WJP “Justice for Breakfast” on role of community paralegals

Advocate Anil Naidoo speaking during the Wits Justice Project's breakfast on community paralegals. (Photo: Hazel Meda)

Advocate Anil Naidoo speaking during the Wits Justice Project’s breakfast dialogue on community paralegals. (Photo: Hazel Meda)

A wide cross-section of stakeholders in the criminal justice system discussed the role of community paralegals at a “Justice for Breakfast” event at Wits University’s Graduate School for Public and Development Management (P&DM) on Wednesday 13 February 2013. The gathering was organised by P&DM and the Wits Justice Project (WJP).

Representatives of the Department of Justice, Legal Aid SA, the Law Society of South Africa, the National Alliance for the Development of Community Advice Offices (NADCAO) and other civil society organisations debated the pros and cons of community paralegals.

Winnie Kubayi of NADCAO  discusses a successful community paralegal programme in KwaZulu-Natal. (Photo: Hazel Meda)

Winnie Kubayi of NADCAO discusses a successful community paralegal programme in KwaZulu-Natal. (Photo: Hazel Meda)

The successful use of paralegals in other African countries was briefly discussed, with examples drawn from Malawi, Rwanda, Sierra Leone and Uganda.

Making the case for widespread use of paralegals in South Africa, some participants said community paralegals have an important role to play in alternative dispute resolution, which might relieve the caseload in South Africa’s overburdened courts.

Ivan Evans and Nkosingiphile Mafuze-Sijora of Nicro participated in the dialogue. (Photo: Hazel Meda)

Ivan Evans and Nkosingiphile Mafuze-Sijora of Nicro participated in the dialogue. (Photo: Hazel Meda)

Ivan Evans of the National Institute for Crime Prevention and Rehabilitation of Offenders (Nicro) said paralegals could help reduce overcrowding in remand centres, by doing something as simple as helping awaiting-trial detainees to contact relatives, who could then provide bail money.

Evans described a simple but effective Nicro project in the early 1990s, where young people volunteered to contact family members and then Legal Aid on behalf of remand detainees.

Richard Mokolo (extreme left) shares his experience as coordinator of community paralegals at the Orange Farm Human Rights Advice Centre (Photo: Hazel Meda)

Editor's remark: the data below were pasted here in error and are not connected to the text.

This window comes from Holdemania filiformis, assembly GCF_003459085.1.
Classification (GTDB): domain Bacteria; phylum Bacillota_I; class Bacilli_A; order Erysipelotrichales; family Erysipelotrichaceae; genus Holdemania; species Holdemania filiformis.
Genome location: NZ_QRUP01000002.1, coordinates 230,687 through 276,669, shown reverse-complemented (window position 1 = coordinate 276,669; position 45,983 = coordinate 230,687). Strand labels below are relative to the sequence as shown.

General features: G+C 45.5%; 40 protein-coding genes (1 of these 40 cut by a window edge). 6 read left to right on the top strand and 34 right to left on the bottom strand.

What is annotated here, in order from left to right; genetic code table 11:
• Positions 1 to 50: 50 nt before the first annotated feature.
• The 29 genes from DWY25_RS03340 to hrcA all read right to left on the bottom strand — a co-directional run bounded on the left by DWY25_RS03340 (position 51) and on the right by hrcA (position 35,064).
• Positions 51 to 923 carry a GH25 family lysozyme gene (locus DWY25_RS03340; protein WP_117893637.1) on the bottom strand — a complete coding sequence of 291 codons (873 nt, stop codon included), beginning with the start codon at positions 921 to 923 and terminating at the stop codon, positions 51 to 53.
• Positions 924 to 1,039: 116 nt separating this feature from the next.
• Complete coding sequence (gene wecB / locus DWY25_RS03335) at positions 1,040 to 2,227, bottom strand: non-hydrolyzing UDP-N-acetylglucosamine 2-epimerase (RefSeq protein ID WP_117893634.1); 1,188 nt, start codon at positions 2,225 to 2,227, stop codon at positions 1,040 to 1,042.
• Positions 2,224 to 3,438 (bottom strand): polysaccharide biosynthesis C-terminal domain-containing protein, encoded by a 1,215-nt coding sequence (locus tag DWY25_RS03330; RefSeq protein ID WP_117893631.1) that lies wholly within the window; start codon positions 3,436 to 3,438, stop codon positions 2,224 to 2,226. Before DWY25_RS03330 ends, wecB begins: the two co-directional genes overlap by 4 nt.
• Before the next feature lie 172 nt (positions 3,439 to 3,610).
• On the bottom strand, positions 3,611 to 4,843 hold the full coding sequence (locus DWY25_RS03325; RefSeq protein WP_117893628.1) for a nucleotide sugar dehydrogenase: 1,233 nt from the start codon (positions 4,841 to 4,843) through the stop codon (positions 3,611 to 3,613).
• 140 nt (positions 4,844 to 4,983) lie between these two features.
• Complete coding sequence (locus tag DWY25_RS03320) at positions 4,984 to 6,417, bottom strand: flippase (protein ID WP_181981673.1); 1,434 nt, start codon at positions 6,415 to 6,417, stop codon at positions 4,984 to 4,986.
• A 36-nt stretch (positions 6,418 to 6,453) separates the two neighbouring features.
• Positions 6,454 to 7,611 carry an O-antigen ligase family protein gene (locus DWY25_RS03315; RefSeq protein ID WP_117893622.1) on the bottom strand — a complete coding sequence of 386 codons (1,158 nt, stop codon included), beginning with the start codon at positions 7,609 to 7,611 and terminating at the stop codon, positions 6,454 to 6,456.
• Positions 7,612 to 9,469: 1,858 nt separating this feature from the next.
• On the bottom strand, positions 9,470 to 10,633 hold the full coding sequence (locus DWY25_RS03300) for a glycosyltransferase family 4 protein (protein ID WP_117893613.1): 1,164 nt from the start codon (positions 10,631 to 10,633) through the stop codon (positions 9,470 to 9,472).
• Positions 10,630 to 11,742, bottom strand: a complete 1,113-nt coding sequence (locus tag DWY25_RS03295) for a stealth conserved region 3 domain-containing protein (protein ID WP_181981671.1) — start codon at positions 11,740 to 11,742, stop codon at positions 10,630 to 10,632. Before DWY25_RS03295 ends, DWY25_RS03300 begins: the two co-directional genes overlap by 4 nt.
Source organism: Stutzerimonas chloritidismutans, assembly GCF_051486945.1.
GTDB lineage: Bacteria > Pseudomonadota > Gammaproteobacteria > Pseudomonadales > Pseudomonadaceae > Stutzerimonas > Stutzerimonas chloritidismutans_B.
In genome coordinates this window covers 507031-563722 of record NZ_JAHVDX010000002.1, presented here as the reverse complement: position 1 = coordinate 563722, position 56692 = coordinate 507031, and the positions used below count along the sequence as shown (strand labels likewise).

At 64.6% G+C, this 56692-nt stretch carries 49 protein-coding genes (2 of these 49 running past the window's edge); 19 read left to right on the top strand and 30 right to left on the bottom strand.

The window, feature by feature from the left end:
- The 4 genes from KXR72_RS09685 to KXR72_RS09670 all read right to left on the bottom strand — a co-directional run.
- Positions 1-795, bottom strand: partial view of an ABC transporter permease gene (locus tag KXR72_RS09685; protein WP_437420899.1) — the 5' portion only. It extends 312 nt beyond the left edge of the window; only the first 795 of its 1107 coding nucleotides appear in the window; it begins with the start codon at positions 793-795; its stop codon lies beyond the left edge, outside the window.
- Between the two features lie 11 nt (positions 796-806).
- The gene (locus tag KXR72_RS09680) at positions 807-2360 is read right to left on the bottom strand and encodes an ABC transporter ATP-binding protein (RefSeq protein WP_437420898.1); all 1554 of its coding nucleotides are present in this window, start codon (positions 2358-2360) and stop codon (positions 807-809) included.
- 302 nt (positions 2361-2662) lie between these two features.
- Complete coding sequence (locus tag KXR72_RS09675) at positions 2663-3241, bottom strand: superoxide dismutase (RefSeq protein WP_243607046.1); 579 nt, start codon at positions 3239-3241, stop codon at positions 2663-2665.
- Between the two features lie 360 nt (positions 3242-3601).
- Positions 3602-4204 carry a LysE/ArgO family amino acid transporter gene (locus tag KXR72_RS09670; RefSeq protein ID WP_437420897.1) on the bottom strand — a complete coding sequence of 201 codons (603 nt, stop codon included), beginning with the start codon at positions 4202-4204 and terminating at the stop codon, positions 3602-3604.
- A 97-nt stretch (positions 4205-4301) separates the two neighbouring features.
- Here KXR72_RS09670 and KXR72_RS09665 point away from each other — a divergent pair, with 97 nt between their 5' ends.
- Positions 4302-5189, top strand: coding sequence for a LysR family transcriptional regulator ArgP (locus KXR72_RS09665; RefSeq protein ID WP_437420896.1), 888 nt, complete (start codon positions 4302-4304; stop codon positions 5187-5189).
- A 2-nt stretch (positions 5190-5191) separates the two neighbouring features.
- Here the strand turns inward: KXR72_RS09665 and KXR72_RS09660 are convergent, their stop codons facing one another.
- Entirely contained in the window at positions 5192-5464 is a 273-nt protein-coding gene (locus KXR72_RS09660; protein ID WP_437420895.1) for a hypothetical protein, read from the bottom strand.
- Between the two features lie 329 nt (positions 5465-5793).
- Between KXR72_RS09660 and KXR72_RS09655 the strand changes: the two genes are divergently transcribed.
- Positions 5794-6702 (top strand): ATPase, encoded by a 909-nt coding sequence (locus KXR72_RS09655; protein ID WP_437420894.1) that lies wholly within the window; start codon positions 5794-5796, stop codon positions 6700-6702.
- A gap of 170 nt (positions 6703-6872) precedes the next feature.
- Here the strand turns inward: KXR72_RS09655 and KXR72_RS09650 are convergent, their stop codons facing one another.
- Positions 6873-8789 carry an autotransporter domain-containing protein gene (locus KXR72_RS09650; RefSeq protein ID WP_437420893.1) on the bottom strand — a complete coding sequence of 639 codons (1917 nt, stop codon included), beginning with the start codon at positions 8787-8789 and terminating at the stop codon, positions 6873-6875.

Richard Mokolo (extreme left) shares his experience as coordinator of community paralegals at the Orange Farm Human Rights Advice Centre (Photo: Hazel Meda)

Some participants highlighted the lack of clarity in the definition and role of paralegals in South Africa, the need for reliable training, and the fact that paralegal activities appear to be unregulated. Another point of debate was whether the contribution of community paralegals should be recognised financially (in the form of a salary or stipend) or whether community paralegals should be unpaid volunteers.

Nooshin Erfani-Ghadimi of the Wits Justice Project and Catherine Moat of the Wits Graduate School of Public and Development Management, co-sponsors of the event. (Photo: Hazel Meda)

Nooshin Erfani-Ghadimi of the Wits Justice Project and Catherine Moat of the Wits Graduate School of Public and Development Management, co-sponsors of the event. (Photo: Hazel Meda)

WJP coordinator Nooshin Erfani-Ghadimi concluded the event by announcing plans to do more research into the socio-economic and financial benefits of introducing community paralegals into South Africa’s criminal justice system at critical nodes like courts and police stations.

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About witsjusticeproject
The Wits Justice Project combines journalism, advocacy, law and education to make the criminal justice system work better for all.

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